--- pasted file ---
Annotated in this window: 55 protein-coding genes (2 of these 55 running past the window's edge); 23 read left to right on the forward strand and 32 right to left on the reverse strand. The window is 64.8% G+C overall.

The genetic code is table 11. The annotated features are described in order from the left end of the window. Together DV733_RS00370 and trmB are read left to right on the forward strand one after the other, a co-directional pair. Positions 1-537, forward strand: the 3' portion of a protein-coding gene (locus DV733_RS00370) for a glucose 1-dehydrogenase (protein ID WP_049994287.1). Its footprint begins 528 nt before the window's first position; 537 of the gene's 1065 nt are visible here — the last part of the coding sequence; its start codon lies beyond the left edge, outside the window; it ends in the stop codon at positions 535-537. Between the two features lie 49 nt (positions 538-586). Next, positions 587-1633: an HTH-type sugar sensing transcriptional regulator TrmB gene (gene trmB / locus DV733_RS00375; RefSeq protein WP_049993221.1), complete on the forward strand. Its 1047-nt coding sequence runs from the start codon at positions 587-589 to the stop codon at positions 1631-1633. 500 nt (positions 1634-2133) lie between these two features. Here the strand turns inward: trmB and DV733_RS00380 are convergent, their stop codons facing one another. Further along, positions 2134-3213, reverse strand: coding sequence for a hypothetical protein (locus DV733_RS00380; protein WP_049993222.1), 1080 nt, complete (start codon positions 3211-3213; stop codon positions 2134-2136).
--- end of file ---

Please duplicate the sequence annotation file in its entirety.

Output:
Annotated in this window: 55 protein-coding genes (2 of these 55 running past the window's edge); 23 read left to right on the forward strand and 32 right to left on the reverse strand. The window is 64.8% G+C overall.

The genetic code is table 11. The annotated features are described in order from the left end of the window. Together DV733_RS00370 and trmB are read left to right on the forward strand one after the other, a co-directional pair. Positions 1-537, forward strand: the 3' portion of a protein-coding gene (locus DV733_RS00370) for a glucose 1-dehydrogenase (protein ID WP_049994287.1). Its footprint begins 528 nt before the window's first position; 537 of the gene's 1065 nt are visible here — the last part of the coding sequence; its start codon lies beyond the left edge, outside the window; it ends in the stop codon at positions 535-537. Between the two features lie 49 nt (positions 538-586). Next, positions 587-1633: an HTH-type sugar sensing transcriptional regulator TrmB gene (gene trmB / locus DV733_RS00375; RefSeq protein WP_049993221.1), complete on the forward strand. Its 1047-nt coding sequence runs from the start codon at positions 587-589 to the stop codon at positions 1631-1633. 500 nt (positions 1634-2133) lie between these two features. Here the strand turns inward: trmB and DV733_RS00380 are convergent, their stop codons facing one another. Further along, positions 2134-3213, reverse strand: coding sequence for a hypothetical protein (locus DV733_RS00380; protein WP_049993222.1), 1080 nt, complete (start codon positions 3211-3213; stop codon positions 2134-2136).